Presentation Title

Mujeres or Monstros: Queenpins in the Drug Patriarchy

Location

Guzman 104, Dominican University of California

Start Date

4-17-2019 2:40 PM

Department

History

Student Type

Undergraduate

Faculty Mentor(s)

Jordan Lieser, PhD

Presentation Format

Oral Presentation

Abstract/Description

This research aims to ask and answer three simple questions by using case studies that revolve around the entire drug patriarchy, which are why they get involved, how they get involved, and once in power what elements of the business do they involve themselves in to keep that power. With a brief recap of women’s involvement in the illicit trade from the 1900s to the 1930s and two perspectives of scholarly work in this field all but helps answer my research questions. Through a survey of cartel “queenpins,” women who have reached leadership positions in cartels, such as Griselda Blanco and Sandra Beltran and Yolanda Sarmiento, show that patriarchy is alive and well within the drug business. All three women became involved in the drug business in pursuit of money, fame, and respect; however, they differ from their male counterparts in how they involve themselves in the drug business. Griselda Blanco was shaped by her environment of Columbia and Yolanda Sarmiento by her environment of Argentina, Sandra Beltran was affiliated with policy officials who turned into drug cartel leaders. All three Queepins worked their way up the male-dominated ladder by being ruthless and cunning when pursuing the top spot of being the sole leaders of the drug cartel.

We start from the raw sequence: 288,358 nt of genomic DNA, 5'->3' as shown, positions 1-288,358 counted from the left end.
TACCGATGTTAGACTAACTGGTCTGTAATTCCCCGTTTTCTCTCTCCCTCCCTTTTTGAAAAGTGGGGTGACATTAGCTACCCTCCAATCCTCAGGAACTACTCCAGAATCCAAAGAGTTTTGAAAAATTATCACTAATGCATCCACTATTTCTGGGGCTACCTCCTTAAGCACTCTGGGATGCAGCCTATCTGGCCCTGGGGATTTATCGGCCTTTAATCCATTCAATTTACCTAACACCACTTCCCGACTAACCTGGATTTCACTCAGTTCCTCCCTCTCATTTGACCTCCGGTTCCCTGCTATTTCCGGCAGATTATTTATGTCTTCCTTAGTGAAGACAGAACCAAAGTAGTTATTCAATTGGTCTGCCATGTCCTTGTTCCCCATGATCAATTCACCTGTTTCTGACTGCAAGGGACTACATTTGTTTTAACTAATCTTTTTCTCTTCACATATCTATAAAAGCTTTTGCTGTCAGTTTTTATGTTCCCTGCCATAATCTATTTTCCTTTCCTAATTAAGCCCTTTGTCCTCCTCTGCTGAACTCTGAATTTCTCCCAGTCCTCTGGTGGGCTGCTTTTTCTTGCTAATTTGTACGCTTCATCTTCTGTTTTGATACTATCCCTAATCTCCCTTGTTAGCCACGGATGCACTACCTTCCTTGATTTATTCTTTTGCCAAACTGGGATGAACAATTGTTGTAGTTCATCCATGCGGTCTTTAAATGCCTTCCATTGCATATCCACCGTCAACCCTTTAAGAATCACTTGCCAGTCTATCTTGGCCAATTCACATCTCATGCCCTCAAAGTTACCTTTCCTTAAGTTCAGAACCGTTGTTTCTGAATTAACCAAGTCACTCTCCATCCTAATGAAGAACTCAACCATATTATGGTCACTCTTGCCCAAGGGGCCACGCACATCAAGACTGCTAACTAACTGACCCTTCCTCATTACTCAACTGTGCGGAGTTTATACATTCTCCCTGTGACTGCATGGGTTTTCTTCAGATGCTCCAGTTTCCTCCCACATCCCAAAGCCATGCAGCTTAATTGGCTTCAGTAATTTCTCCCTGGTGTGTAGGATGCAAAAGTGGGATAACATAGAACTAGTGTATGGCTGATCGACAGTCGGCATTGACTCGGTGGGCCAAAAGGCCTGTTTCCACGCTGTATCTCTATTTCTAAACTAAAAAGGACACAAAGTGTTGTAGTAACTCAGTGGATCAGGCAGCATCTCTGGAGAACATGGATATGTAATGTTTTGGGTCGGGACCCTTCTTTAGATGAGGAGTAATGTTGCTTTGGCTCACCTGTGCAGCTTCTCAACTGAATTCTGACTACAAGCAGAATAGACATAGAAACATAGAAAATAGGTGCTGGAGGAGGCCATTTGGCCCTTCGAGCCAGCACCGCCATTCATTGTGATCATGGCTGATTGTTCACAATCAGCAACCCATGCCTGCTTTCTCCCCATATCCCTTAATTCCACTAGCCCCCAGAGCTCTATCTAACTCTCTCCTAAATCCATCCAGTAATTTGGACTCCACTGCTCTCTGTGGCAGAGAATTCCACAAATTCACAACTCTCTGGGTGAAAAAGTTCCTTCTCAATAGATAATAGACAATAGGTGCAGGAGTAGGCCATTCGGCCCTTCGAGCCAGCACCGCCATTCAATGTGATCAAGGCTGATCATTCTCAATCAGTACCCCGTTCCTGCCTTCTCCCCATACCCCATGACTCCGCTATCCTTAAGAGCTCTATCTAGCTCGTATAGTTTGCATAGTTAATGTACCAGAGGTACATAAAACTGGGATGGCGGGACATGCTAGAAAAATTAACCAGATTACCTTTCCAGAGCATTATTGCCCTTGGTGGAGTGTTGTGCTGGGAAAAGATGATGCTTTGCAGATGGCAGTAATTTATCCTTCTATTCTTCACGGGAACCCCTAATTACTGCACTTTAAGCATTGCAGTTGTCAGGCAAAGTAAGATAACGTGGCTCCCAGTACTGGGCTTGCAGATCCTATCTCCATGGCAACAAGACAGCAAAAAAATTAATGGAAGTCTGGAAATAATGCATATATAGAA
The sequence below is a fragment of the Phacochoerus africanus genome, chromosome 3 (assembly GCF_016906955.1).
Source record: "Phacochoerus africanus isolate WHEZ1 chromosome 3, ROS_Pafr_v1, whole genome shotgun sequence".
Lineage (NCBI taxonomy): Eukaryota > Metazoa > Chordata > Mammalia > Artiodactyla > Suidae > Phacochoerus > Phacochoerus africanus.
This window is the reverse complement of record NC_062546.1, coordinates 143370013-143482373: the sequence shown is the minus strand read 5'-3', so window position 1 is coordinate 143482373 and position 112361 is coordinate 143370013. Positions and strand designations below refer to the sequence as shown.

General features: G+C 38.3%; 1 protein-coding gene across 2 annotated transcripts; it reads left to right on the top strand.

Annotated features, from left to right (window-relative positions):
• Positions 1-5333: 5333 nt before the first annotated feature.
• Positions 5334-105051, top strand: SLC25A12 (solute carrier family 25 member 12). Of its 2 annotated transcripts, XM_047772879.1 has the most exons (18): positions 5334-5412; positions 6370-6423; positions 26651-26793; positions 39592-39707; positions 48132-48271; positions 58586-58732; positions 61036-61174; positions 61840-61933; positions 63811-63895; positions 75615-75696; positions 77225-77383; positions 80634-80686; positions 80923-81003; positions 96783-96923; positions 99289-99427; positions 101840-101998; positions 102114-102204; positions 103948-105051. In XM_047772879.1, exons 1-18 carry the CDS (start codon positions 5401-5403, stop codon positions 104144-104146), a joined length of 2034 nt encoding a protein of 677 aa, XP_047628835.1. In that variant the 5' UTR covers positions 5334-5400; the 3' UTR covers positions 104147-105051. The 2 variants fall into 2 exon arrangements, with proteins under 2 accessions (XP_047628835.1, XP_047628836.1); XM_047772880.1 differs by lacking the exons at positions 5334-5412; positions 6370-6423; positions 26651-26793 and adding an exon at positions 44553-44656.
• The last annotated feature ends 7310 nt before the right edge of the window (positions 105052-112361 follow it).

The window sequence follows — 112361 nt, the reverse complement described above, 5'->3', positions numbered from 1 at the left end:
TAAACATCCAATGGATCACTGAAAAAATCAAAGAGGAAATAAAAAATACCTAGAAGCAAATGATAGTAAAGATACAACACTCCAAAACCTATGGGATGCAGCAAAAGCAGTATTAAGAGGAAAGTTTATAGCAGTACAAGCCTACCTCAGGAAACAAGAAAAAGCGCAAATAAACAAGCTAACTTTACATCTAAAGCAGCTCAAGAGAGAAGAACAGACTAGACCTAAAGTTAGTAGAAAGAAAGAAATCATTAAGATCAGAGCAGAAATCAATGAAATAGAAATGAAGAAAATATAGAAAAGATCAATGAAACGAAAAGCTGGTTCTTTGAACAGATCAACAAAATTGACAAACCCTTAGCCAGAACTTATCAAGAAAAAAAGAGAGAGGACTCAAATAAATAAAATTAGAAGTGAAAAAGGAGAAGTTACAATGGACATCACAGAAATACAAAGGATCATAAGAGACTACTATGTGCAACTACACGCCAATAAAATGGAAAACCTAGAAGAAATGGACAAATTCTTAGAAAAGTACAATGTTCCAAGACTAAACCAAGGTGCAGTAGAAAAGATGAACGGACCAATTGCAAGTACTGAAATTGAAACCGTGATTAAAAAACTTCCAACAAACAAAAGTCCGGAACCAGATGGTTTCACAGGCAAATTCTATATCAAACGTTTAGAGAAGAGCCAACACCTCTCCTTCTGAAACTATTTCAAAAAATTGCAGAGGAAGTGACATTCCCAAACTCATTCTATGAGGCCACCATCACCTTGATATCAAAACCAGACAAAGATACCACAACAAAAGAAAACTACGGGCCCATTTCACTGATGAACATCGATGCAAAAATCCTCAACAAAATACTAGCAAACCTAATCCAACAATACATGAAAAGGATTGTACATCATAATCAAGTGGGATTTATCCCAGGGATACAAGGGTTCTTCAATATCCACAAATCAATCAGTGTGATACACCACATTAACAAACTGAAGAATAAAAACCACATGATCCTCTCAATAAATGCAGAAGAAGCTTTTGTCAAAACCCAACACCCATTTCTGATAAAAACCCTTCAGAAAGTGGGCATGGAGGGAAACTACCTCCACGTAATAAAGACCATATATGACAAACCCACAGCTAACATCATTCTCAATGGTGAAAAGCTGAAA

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Apr 17th, 2:40 PM

Mujeres or Monstros: Queenpins in the Drug Patriarchy

Guzman 104, Dominican University of California

This research aims to ask and answer three simple questions by using case studies that revolve around the entire drug patriarchy, which are why they get involved, how they get involved, and once in power what elements of the business do they involve themselves in to keep that power. With a brief recap of women’s involvement in the illicit trade from the 1900s to the 1930s and two perspectives of scholarly work in this field all but helps answer my research questions. Through a survey of cartel “queenpins,” women who have reached leadership positions in cartels, such as Griselda Blanco and Sandra Beltran and Yolanda Sarmiento, show that patriarchy is alive and well within the drug business. All three women became involved in the drug business in pursuit of money, fame, and respect; however, they differ from their male counterparts in how they involve themselves in the drug business. Griselda Blanco was shaped by her environment of Columbia and Yolanda Sarmiento by her environment of Argentina, Sandra Beltran was affiliated with policy officials who turned into drug cartel leaders. All three Queepins worked their way up the male-dominated ladder by being ruthless and cunning when pursuing the top spot of being the sole leaders of the drug cartel.